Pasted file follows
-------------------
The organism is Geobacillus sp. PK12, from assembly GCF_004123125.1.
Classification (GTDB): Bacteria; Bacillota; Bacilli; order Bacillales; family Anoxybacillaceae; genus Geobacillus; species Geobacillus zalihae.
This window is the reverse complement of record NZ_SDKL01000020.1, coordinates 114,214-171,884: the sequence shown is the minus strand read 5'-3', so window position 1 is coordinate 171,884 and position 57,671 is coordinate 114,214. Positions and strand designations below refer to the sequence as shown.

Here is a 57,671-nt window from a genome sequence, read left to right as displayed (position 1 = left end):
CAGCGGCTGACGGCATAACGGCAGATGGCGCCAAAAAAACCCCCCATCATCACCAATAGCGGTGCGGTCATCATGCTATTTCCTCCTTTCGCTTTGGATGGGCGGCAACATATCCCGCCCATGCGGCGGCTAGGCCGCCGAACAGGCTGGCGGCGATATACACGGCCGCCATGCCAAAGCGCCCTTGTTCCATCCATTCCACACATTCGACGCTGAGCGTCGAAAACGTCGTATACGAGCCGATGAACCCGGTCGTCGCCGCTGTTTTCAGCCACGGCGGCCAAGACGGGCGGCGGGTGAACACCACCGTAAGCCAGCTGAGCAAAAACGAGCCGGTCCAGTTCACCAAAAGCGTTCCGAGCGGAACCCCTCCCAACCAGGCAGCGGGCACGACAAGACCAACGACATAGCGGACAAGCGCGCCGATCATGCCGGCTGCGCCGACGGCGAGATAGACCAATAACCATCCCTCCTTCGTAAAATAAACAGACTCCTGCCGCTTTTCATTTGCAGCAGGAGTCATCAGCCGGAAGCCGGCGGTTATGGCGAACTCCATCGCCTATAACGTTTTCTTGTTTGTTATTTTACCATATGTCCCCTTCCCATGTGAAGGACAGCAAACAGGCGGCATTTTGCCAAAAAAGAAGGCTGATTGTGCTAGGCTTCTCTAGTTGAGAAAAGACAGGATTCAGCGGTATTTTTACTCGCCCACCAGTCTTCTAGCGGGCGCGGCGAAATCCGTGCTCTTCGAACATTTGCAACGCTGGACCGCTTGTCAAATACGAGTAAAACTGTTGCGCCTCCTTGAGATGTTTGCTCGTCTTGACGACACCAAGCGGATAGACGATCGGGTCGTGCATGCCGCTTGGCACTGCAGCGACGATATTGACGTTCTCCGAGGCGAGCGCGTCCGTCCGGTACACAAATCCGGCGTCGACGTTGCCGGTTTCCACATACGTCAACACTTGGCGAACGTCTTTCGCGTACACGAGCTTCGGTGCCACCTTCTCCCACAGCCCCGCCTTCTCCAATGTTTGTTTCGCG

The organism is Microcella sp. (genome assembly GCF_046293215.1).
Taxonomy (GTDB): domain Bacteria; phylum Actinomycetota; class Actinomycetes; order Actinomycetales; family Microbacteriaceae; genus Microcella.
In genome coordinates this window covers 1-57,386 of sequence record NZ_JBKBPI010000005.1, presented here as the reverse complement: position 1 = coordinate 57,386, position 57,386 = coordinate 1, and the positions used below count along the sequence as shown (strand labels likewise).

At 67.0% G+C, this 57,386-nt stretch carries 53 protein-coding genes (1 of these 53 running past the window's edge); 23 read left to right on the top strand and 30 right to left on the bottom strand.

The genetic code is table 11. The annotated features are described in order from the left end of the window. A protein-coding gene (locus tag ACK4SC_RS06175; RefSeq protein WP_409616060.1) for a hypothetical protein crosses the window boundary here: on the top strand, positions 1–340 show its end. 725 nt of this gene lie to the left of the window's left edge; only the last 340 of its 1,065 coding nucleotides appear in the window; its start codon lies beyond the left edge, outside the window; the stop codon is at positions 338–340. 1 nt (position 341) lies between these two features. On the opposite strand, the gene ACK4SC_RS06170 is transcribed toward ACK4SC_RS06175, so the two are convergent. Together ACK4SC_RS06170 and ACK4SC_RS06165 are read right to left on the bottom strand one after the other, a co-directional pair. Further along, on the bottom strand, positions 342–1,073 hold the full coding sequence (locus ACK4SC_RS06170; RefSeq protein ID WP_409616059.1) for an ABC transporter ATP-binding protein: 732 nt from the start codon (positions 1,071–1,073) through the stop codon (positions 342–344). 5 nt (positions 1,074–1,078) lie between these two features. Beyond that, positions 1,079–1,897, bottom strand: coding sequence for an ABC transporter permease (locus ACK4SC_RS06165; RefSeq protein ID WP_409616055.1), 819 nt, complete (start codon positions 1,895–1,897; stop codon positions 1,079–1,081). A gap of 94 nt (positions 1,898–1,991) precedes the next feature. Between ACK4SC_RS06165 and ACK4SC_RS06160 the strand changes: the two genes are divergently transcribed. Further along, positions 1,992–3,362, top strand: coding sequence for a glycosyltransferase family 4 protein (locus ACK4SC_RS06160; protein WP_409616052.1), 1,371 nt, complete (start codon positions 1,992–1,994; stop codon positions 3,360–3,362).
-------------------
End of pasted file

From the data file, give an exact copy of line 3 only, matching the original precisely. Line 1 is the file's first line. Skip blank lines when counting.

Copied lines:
This window is the reverse complement of record NZ_SDKL01000020.1, coordinates 114,214-171,884: the sequence shown is the minus strand read 5'-3', so window position 1 is coordinate 171,884 and position 57,671 is coordinate 114,214. Positions and strand designations below refer to the sequence as shown.